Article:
The testing strategy of the government is thus far limited to cases who show symptoms and to people working in the health sector. Test capacity is increased but still not up to potential. For example, currently only about 3,000 tests per day are being performed amid government plans to increase the number of tested people to 15,000 daily.  The decentralized health system reveals difficulties of the federal government to oversee procurement of critical equipment. Finally, Austria has not yet joined the EU initiative from a group of Member States who joined forces in procuring critical material including ventilators.

While bold steps were taken to safeguard the economy, there is a lack of joint actions to shield the health care system. A protective shield, coordinated across jurisdictions and stakeholders, is a prerequisite for the gradual withdrawal of measures. As disease, due to Corona, may still rise the spread thus far has been uneven across the country, with Tyrol and eastern parts of the country showing high levels of the outbreak when compared to e.g. Carinthia that also has a long border with Italy. In addition, little is known about the prevalence of infection rates in nursing homes. This contributes to a high level of uncertainty of the trajectory of the epidemic in Austria.

In pre-COVID-19 times Austria was repeatedly requested to streamline hospital (over-)capacity and invest in primary care. Yet, in ambulatory care outside hospitals there are recommendations from the medical associations to only consult doctor offices in urgent cases. Many patients seem to adhere to these recommendations.  Doctors’ offices have seen a significant decline in the number of patients, also in private practice. In all hospitals, elective interventions are suspended to keep capacity free for COVID-19 patients. Only acute therapeutic measures are carried out. There are indications that in many hospitals quality control measures cannot be carried out or only to a limited extent. This concerns for example tumor-boards, interdisciplinary case-related discussions.  If the current measures are continued, a deterioration in good care of non-COVID-19 patients is foreseeable, especially of chronic oncological and mental health illnesses.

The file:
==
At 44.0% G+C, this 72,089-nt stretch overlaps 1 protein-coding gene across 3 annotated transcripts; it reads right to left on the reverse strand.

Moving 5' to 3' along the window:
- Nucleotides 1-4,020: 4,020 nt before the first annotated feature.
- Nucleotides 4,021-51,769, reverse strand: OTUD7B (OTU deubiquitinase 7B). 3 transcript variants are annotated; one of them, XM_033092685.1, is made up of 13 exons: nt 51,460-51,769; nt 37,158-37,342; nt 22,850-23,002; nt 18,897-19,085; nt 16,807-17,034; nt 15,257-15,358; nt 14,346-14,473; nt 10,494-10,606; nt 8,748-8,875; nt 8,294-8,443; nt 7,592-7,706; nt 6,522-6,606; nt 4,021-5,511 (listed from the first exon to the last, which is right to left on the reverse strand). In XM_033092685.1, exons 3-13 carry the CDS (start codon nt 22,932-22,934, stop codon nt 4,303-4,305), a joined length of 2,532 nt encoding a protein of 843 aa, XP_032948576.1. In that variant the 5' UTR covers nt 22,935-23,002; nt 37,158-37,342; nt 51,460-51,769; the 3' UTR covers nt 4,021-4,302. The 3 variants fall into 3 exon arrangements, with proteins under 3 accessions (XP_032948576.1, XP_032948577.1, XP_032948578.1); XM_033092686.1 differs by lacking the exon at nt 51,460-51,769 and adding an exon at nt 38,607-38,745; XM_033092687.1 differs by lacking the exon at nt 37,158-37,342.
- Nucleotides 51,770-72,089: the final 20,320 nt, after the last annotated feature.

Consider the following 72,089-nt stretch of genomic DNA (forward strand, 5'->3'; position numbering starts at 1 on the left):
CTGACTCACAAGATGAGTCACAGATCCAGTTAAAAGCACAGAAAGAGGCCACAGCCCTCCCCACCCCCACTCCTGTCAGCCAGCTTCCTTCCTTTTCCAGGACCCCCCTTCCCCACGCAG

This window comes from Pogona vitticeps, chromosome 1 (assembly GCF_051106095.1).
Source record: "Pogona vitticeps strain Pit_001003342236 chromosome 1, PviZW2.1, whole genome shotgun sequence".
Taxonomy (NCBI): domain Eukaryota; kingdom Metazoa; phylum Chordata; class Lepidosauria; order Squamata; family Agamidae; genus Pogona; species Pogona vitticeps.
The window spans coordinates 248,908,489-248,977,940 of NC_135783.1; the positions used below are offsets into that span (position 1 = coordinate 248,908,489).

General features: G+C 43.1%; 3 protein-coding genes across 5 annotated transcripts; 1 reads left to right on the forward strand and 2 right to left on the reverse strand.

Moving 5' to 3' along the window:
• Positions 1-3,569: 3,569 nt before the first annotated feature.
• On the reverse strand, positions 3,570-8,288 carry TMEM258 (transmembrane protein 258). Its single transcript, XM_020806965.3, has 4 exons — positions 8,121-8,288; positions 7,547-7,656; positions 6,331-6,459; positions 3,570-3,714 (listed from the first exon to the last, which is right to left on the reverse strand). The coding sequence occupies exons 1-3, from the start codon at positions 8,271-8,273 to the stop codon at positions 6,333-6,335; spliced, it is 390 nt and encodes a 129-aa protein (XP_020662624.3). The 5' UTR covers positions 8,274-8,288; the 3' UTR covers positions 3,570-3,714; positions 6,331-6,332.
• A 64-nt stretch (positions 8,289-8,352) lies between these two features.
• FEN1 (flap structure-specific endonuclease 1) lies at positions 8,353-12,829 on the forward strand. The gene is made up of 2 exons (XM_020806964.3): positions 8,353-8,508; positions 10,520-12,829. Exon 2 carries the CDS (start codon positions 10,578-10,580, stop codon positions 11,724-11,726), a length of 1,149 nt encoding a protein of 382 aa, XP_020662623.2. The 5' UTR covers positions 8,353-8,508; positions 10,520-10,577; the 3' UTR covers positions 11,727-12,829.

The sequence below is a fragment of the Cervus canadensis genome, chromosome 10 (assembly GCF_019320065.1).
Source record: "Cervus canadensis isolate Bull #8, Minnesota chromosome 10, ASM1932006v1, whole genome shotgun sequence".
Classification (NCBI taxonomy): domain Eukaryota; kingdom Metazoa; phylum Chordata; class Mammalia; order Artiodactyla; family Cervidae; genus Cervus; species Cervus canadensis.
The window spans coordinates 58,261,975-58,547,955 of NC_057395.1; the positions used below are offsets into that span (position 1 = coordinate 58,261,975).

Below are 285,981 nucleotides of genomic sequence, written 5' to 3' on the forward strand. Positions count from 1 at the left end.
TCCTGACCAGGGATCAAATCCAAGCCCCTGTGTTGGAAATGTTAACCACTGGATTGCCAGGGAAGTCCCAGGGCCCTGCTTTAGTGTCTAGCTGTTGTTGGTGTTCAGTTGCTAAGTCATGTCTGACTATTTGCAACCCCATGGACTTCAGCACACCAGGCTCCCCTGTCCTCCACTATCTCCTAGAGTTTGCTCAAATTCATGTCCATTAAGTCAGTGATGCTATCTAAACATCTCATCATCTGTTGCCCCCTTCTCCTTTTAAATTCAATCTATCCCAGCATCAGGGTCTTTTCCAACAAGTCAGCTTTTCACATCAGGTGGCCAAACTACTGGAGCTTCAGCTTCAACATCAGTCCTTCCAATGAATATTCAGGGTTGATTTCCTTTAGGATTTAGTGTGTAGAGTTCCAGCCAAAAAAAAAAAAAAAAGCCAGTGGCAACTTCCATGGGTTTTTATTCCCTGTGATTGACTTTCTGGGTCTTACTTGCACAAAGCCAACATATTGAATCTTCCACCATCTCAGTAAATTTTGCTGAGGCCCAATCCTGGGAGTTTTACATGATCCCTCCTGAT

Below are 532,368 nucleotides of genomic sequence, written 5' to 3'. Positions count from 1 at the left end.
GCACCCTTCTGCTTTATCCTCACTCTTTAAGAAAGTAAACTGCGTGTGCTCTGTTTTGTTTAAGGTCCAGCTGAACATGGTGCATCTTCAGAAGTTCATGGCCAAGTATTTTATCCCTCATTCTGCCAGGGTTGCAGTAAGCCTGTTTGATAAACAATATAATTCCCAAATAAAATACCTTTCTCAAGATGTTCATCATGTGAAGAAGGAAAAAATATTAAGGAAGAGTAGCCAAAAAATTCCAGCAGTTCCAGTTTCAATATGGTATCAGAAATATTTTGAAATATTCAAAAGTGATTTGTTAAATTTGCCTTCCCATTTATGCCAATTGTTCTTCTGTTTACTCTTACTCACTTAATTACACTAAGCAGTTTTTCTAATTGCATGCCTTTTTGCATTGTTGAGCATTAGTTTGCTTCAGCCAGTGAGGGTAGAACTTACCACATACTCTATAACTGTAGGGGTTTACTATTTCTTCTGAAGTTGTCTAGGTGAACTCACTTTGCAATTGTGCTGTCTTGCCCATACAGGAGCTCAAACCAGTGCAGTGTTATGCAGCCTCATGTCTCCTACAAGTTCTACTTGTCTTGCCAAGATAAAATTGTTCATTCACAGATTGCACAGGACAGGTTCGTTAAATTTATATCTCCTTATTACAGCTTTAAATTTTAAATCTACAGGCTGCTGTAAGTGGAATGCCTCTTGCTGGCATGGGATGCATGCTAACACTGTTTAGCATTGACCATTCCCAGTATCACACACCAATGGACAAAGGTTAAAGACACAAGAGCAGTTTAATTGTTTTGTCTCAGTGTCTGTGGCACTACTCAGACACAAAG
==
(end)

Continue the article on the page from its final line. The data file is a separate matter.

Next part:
Health Economics, Policy and Law serves as a forum for scholarship on health and social care policy issues from these perspectives, and is of use to academics, policy makers and practitioners. HEPL is international in scope and publishes both theoretical and applied work.